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Trying to build a CQRS solution, I have the following code trying to find a Handler and then invoke a Handle() method.

The code below works but it's annoying to use reflection when we know that all IHandleCommand<> have a Handle method, this could be resolved at compiletime, I belive!

Do I have to use dynamic in some way?

public void SendCommand(Command command)
{
    Type handlerType = typeof(IHandleCommand<>).MakeGenericType(command.GetType());
    object handler = container.Resolve(handlerType);
    handler.GetType().GetMethod("Handle").Invoke(handler, new object[] { command });
}

Here's the other types used above

public class Command {}

public class MyCommand : Command {}

public interface IHandleCommand<T>
{
void Handle(T command);
}

public class MyCommandHandler : IHandleCommand<MyCommand>
{
    public void Handle(MyCommand command)   {}
}
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What do you mean by annoying? The code is written.. it works... –  Shane Courtrille May 31 '12 at 16:02
    
It bothers me a lot to invoke Handle() by reflection when I think there's a better way to do it. –  Torbjörn Nomell Jun 1 '12 at 6:20
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3 Answers

I made something similar to that where I used a container (StructureMap in my case) to get handler instances from.

Check out that question and its answers: StructureMap register generic types against all possible concrete implementations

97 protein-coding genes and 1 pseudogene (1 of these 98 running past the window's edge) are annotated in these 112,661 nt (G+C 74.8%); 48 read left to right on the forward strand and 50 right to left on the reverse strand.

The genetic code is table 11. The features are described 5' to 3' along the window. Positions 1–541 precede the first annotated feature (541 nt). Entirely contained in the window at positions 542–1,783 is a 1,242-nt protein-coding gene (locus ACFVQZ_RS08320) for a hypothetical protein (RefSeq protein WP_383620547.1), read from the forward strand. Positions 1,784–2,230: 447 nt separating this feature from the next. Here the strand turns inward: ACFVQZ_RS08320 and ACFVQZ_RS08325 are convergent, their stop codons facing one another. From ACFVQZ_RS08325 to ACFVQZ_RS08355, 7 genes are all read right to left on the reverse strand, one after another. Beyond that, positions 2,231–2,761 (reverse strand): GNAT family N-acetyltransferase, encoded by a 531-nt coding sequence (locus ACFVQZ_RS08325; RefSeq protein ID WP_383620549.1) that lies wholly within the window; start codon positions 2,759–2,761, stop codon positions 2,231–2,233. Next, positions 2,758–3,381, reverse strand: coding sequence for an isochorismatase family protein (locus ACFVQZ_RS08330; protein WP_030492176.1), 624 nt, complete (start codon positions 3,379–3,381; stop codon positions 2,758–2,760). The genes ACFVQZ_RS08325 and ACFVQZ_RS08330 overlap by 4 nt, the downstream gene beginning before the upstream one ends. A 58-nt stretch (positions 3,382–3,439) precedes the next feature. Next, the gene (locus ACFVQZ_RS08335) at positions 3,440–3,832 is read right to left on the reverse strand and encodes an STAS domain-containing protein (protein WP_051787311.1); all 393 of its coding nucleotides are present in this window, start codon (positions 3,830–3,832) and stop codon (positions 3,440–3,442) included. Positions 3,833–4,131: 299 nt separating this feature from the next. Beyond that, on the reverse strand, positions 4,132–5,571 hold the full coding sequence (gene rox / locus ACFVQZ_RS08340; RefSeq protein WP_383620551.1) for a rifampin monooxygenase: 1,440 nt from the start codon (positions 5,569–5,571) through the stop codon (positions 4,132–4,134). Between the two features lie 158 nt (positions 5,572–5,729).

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Great link, I'll need to dig in to your solution. –  Torbjörn Nomell May 30 '12 at 11:10
    
I suppose I could implement a non-generic interface for the handler with a void Execute(object command) but that's not ideal. –  Torbjörn Nomell May 30 '12 at 12:04
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I used Autofac to solve the problem.
Here is what I ended up with

Assuming this interface

public interface IHandleCommand<T> where T : Command
{
  void Handle(T command);
}

The Servicebus will call something like this

private readonly IComponentContext container;

public InProcessBus(IComponentContext container)
{
  this.container = container;
}

public void Send<T>(T command) where T : Command
{
  if (command == null) throw new ArgumentNullException("Command");
  container.Resolve<IHandleCommand<T>>().Handle(command);
}

and my Autofac CommandsHandlersModule

public class CommandsHandlersModule : Autofac.Module
{
  protected override void Load(ContainerBuilder builder)
  {
     builder.RegisterAssemblyTypes(typeof(CartCommandsHandler).Assembly)
       .AsClosedTypesOf(typeof(IHandleCommand<>))
       .SingleInstance();
   }
}

Than from your app you call

ContainerBuilder builder = new ContainerBuilder();
builder.RegisterModule(new CommandsHandlersModule());
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My SendCommand() is a WPF operation and generics is not allowed in wpf, it really helps to have the <T>. –  Torbjörn Nomell May 31 '12 at 5:53
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up vote 0 down vote accepted

After playing around I found out some solutions:

dynamic handler = container.Resolve(handlerType);
handler.Handle(command as dynamic);

But if I send command as dynamic to a generic method I will get Command as it's real type as T to do magic with. Also the call to Handle() can be resolved at compile time. Then there's no need for generic covariant casting, which turns out to be problem from the beginning.

public void SendCommand(Command command)
{
    Invoke(command as dynamic);
}

private void Invoke<T>(T command) where T : Command
{
    var handler = container.Resolve<IHandleCommand<T>>();
    handler.Handle(command);
}

It is really nice, but I won't go entirely for that solution since I don't registrate command handlers, i'll use this:

private void Invoke<T>(T command) where T : Command
{
    Type handlerType = CommandToHandlerType(command);
    var handler = (IHandleCommand<T>)container.Resolve(handlerType);
    handler.Handle(command);
}

CommandToHandlerType() just searches an assembly for a type implementing IHandleCommand of T

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